Well, turned out hubby's POV wasn't far off from mine.  Imagine that!  The thing is, as much as I sounded disappointed with Sam, I'm actually very happy the boys are back to where they were before.  And that's the crux of the matter:  with everything that has happened, neither Sam nor Dean has changed much here.  But that's the way we fell in love with them, right?

My score for the episode:  C
ETA:  The more I thought over this episode, the less I'm happy with it.  So I downgraded it from a B- to C.  Show, do you really want to make no distinction between admiring Lincoln, Gandhi with worshiping Paris Hilton?  Really?

And here's a mini Dean-centric picspam.  Click images to enlarge (1280x720)...









































Phew!  That's a lot.  Here's the link to the rest of the screencaps I made for this episode.  I also made a few screencaps for the SOON promo at the end here, but I'll post those in a separate journal entry.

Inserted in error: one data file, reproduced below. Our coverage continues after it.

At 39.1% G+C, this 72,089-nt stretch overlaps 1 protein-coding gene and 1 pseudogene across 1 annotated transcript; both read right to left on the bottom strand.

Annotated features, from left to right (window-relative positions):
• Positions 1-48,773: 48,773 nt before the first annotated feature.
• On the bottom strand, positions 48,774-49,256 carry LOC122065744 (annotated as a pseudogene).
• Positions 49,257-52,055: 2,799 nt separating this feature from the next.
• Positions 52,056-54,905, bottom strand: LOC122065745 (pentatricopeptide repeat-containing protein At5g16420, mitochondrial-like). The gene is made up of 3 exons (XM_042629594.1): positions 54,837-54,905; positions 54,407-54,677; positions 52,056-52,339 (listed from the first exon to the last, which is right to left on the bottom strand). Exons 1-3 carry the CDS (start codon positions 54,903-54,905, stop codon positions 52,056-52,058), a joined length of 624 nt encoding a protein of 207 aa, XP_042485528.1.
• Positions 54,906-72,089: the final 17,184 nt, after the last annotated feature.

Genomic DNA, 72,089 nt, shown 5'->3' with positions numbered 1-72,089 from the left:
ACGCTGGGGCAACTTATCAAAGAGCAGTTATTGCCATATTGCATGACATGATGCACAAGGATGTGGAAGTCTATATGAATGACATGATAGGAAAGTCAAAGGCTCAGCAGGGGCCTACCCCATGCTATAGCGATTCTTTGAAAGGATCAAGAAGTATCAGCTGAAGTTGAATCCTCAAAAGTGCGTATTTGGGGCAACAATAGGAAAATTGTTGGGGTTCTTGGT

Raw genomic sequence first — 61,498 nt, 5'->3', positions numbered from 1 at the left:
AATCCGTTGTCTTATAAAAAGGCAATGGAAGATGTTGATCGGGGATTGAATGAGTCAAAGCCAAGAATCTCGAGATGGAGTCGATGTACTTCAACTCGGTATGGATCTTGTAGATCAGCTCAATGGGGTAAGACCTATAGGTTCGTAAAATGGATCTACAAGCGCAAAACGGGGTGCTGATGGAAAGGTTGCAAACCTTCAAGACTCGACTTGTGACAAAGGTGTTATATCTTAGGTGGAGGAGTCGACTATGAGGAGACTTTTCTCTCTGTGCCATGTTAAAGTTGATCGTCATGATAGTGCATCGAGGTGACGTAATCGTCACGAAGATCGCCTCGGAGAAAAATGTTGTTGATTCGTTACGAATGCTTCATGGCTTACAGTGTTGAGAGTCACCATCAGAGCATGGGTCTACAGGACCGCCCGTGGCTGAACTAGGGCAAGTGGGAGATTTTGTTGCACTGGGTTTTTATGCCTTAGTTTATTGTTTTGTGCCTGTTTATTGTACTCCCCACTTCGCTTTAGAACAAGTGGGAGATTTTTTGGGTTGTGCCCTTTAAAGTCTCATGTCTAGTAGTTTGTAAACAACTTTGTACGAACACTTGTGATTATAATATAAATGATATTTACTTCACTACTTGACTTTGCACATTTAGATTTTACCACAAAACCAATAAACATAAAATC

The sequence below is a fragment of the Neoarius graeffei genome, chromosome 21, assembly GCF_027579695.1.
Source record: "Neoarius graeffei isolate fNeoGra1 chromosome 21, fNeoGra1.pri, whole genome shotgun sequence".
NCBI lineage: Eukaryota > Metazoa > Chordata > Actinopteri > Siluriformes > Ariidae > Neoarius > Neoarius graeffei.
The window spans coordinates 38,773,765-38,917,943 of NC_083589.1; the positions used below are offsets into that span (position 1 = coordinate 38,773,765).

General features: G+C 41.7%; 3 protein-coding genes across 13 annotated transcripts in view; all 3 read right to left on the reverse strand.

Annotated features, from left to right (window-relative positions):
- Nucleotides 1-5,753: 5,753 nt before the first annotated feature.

Comments

( 36 comments — Leave a comment )
(Anonymous)
Oct. 14th, 2009 01:27 am (UTC)
Yes, yes, YES!!!!!!!! I so agree with EVERYTHING you said. This episode just rubbed me the wrong way. I think the characterization of both boys was awful--Dean looked like a jerk at times, and I basically had the same thoughts about Sam that you had. I had a big issue with Sam saying he went off with Ruby to get away from Dean--um, he was with Ruby while Dean was in hell! And since when has Dean been that controlling over Sam? Ugh! Now, I can get behind Dean apologizing more with this episode than the last one, as he was apologizing for his actions in this one, but I am tired of him saying "I'm sorry." I still don't think that Sam gets it--it's not about the apocalypse, it's about how he hurt his brother. He needs to say to Dean, "I am sorry I hurt you." That, to me, would show some character growth, for him to realize how his actions affected his brother. But, it seems that everything is now magically fixed. UGH!!!!